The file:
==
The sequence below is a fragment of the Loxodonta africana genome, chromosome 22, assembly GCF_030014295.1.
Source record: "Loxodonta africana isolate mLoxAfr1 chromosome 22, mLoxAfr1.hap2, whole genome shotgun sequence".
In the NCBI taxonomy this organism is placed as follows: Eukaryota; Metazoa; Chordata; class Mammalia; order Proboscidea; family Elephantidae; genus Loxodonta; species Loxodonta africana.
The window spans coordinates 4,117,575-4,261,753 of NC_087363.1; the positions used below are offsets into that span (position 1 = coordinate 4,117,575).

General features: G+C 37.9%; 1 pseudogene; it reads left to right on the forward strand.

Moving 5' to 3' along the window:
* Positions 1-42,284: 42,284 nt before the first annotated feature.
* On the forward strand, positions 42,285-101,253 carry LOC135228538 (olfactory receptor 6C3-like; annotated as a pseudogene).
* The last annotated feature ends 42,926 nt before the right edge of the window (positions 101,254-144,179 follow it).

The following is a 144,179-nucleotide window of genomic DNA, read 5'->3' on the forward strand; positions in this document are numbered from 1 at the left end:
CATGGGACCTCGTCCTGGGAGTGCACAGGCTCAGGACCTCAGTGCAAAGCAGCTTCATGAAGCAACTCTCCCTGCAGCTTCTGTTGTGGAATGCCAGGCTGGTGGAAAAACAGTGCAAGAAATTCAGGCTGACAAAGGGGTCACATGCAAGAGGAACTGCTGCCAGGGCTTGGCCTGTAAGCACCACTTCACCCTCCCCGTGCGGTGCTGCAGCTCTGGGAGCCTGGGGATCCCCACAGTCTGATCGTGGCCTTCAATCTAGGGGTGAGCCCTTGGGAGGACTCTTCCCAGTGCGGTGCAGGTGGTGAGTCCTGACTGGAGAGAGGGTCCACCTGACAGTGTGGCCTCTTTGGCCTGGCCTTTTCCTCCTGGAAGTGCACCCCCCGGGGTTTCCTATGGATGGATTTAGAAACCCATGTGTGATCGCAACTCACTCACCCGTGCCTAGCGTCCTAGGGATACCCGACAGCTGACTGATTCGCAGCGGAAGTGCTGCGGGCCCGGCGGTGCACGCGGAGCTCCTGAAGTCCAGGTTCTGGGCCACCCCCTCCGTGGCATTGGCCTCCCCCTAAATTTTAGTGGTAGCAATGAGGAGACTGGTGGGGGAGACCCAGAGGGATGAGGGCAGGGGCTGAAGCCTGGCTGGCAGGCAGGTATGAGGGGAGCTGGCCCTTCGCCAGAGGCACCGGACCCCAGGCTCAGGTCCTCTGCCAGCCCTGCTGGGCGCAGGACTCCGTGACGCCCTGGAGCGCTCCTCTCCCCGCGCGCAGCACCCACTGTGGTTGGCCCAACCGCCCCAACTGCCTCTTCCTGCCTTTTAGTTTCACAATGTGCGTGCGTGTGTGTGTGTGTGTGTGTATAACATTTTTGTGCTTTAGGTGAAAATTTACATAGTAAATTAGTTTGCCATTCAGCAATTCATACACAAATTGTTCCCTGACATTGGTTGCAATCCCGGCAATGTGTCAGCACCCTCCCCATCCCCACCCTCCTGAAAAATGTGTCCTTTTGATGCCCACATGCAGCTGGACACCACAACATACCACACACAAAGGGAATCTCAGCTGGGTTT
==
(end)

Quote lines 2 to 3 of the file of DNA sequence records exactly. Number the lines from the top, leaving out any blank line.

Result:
Source record: "Loxodonta africana isolate mLoxAfr1 chromosome 22, mLoxAfr1.hap2, whole genome shotgun sequence".
In the NCBI taxonomy this organism is placed as follows: Eukaryota; Metazoa; Chordata; class Mammalia; order Proboscidea; family Elephantidae; genus Loxodonta; species Loxodonta africana.